A School Project With a JVC GY-HM150 U, Apple, and Final Cut Pro X

Because I wanted to try some documentary work, back in January of 2012 I bought an iMac, Final Cut Pro X, and a JVC GY-HM150 U video camera from B & H Camera in Manhattan.  I’ve been meaning to write about how I like these products and what’s it has been like to learn how to use them. The video you’ll see below is something my daughter and I worked on last weekend.  She was to do a project on sheep and so the whole family collaborated over a weekend at Queens Farm. Yes, we do have a big farm here in one of the five boroughs of New York City.

That's Me With the Black Video Camera

Charlotte’s Cover Image for her Video

One of my films is almost finished, the one about Kathy Patrick and the Pulpwood Queens’ Book Club. I’d been researching what sort of camera I wanted to buy, when I realized that my trip to Texas to see the Pulpwood Queens would make for a great story.  So I bought the camera and read the book on how to use it on the way down. If you see the film, it won’t be too hard to figure out I was a rookie cameraman, but the content of the Queens and the authors is so great that I think it carries the documentary.  I was also very fortunate that two friends, Natalie Brasington who is a photographer, and Jeremy Vogt who is a musician, provided some great content.

Since my trip, I took all four of the Apple Pro Lab courses in Manhattan at the store on 14th Street. They were FREE and fantastic.  Now I’m reading Larry Jordan’s Final Cut Pro X: Making the Transition. The “transition” refers to those who are coming from the old FCP programs. I didn’t really have any editing experience so I haven’t had much new to get used to.

I’m calling the Pulpwood Queens documentary For the Love of Books. The second film will be about my father and his buddies and will titled The Mushroom Hunter. I don’t think my daughter and I talked about what she wanted to call her film. Given her title page, I guess it’s Charlotte’s Sheep Project. 

Boothe Memorial Park: Stratford, Connecticut

Dad rides the "kunk"

At my house, we call Boothe Memorial “The Rooster Park,” because it used to have chickens.  The birds are gone but the name has stayed.  This park is very close to the Merritt Parkway, off of highway 110.  There are two playgrounds here.  One of them is very new, and since there are no houses close, during the day it isn’t very busy.  If you’re a kid at the rooster park, someone has brought you.  In the pic, I’m riding the “kunk” and not the “skunk” because that’s what both my daughters call it.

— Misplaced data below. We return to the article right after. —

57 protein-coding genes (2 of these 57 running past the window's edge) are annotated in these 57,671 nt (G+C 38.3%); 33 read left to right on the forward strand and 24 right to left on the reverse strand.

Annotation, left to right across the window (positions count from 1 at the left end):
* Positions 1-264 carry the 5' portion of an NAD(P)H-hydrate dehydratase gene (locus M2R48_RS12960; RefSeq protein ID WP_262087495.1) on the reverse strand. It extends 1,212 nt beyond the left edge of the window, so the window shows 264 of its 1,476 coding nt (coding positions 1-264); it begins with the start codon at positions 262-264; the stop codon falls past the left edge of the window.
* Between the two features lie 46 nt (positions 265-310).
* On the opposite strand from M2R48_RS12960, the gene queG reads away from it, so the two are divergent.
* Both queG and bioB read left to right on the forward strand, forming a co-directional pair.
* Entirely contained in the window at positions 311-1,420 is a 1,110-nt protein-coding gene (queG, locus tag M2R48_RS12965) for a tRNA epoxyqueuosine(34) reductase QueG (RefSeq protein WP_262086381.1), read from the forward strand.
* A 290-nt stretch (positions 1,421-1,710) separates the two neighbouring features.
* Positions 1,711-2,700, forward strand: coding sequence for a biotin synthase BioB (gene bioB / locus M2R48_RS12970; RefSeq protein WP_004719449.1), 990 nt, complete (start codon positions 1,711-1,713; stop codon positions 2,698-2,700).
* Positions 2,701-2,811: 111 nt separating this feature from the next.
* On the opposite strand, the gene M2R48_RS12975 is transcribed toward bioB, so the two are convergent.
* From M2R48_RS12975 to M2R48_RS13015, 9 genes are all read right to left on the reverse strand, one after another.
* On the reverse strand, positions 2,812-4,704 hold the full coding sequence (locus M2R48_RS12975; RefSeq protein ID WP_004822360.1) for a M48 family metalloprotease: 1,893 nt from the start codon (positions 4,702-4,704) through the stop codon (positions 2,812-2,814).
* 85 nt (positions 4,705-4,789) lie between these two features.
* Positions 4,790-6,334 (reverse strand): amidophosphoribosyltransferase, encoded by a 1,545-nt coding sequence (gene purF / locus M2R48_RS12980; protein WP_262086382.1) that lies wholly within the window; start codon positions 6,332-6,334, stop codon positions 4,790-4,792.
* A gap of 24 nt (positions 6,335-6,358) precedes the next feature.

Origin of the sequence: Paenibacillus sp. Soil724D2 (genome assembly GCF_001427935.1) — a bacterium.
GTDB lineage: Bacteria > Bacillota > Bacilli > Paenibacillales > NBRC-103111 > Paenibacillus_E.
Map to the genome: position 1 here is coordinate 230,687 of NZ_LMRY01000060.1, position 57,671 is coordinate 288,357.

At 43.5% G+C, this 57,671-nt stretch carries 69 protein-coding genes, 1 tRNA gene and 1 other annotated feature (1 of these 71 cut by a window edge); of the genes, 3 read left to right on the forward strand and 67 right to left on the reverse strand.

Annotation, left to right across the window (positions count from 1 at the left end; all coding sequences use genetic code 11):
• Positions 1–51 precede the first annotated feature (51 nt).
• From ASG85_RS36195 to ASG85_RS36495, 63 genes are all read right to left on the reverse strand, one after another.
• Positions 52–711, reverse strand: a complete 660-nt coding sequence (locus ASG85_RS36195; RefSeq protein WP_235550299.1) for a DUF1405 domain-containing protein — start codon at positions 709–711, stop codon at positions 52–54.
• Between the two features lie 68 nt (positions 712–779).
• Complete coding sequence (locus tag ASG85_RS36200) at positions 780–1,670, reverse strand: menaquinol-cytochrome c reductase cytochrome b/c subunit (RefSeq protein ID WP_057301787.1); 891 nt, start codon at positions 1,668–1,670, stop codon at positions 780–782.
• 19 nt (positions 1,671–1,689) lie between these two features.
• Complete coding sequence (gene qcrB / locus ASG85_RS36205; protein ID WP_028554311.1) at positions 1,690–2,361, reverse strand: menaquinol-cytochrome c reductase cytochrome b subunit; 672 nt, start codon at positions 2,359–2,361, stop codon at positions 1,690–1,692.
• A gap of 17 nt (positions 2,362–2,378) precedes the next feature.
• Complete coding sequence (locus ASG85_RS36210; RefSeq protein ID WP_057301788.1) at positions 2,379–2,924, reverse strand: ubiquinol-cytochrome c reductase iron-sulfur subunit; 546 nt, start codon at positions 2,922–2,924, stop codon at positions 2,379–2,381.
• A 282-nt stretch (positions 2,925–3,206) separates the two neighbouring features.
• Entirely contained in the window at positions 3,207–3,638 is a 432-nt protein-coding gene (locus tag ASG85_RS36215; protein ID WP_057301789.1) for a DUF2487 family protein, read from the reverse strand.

There’s a lot to do at the main play area.  There’s a little slide behind these big ones.  Notice the two climbing walls and theswings.  There’s also a big field behind, a car to pretend to drive, and some balancing stools.  A nice soft surface to play, just laid down this year.

Seeing this, us Torgs have hopes that the roosters will make a comeback.

Luckily, the sheep have stayed.

The Phantom Tollbooth.

Some of the interesting buildings to see at the park.

There’s a ton to see and do here.  If you climb the hill you’ll see an old toll booth from the Merritt Parkway.  It reminds me of a story I used to teach in sixth grade:  The Phantom Toll Booth.   There’s a church, a windmill, an outhouse, a birdhouse, and several other structures I don’t think I could explain.  If you’re in the Stratford area with kids needing to blow off some steam, you ought to check out Boothe Memorial Park.

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